• Application and eligibility verification processes should be simple, so that people can enroll quickly and are not deterred from participating in the program.
  • Benefit amounts should be calibrated to facilitate the maximum amount of spending: high enough to meet the needs of program participants, but not so high that participants will save funds instead of spending them.
  • Benefit duration should last long enough to meet the needs of participants until the economic outlook improves.

In other words, for income support programs to be effective countercyclical tools, they must be easily accessible to people who are in need of income, and they must provide enough income to meet the needs of program participants for as long as they need them.

Unfortunately, none of the programs in the U.S. income support system meet all four criteria. Looking across the wide range of income support programs, most are only available to specific subpopulations, such as people with disabilities, older adults, or families with children. Because these programs are so specifically targeted, they are not well-equipped to reach the broader group of people who do not have enough income to meet their basic needs and thus would be likely to spend the resources. This hinders the system’s ability to stabilize the macroeconomy.

Beyond narrow target populations, income support programs in the United States typically have onerous eligibility criteria. Workers can lose eligibility for the Supplemental Security Income program by getting married if their spouse’s income exceeds eligibility limits. Applicants can be deemed ineligible for the Supplemental Nutrition Assistance Program if their work hours fall below 80 hours per month or if their family keeps a rainy day fund that exceeds $2,500 when combined with other household resources. Having earnings reported on a 1099 tax form instead of a W-2 can render a worker ineligible for Unemployment Insurance.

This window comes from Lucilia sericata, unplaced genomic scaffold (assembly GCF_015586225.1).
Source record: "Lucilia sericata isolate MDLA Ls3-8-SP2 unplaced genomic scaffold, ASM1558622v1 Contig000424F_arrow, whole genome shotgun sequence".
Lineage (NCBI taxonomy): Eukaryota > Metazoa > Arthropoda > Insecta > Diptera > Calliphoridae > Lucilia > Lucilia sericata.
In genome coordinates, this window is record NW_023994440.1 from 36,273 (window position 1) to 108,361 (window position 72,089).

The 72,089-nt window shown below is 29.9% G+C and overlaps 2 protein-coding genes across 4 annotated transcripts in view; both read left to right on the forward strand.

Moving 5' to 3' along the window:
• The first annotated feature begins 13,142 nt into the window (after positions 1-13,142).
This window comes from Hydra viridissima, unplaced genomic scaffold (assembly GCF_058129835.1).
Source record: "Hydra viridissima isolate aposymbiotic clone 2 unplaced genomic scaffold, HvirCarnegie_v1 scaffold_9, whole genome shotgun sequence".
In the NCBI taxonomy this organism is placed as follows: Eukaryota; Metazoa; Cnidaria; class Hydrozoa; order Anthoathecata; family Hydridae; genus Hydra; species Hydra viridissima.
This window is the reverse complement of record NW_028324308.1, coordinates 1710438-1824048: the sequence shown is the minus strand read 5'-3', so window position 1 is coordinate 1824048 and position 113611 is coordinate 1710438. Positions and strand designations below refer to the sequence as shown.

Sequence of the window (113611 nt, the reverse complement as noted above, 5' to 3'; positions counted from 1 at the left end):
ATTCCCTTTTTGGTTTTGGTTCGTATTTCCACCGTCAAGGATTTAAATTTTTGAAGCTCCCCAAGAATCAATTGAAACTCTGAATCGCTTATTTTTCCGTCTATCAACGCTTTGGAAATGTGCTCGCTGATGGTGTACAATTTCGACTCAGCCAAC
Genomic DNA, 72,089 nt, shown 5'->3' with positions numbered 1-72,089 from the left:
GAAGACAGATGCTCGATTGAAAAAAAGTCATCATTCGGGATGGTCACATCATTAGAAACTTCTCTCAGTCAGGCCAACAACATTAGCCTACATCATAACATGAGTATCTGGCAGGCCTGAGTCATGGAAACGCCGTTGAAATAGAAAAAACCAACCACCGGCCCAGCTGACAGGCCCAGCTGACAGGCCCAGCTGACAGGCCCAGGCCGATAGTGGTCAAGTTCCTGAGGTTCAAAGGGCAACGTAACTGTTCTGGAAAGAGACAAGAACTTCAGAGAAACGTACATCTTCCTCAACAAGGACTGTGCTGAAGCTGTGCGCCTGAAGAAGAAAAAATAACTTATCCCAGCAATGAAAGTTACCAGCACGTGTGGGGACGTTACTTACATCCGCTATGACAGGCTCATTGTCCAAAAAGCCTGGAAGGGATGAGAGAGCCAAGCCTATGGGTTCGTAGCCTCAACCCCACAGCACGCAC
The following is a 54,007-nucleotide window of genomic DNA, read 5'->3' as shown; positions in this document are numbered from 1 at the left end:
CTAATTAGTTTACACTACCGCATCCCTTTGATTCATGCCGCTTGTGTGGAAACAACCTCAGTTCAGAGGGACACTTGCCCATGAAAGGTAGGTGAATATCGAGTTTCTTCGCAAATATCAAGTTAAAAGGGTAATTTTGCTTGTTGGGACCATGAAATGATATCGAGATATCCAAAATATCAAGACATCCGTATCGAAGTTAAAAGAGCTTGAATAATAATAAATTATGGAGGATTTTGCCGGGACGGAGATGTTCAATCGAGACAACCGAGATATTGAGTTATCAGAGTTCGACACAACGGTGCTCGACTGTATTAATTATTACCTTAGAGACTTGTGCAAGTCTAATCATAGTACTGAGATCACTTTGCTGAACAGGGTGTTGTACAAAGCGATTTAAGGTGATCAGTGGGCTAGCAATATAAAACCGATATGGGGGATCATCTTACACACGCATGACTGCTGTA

Not only do complex eligibility criteria restrict the number of people who can access benefits, but they also deter eligible people from accessing the support they need. For instance, 1 in 3 people who are eligible for the Earned Income Tax Credit believe themselves to be ineligible.

And even if workers do qualify for benefits, most face burdensome applications and processes to maintain proof of eligibility. Initial applications often have confusing questions, require extensive documentation, and are time-consuming to complete. Even after initial eligibility is achieved, participants must recertify regularly to continue receiving benefits. The Supplemental Nutrition Assistance Program, for example, requires periodic recertification, for which program participants must complete an interview in addition to filling out paperwork and providing documentation. Unemployment Insurance recertification happens weekly or biweekly and can be completed by phone or online, but jammed phonelines and crashed websites can make this an impossible task.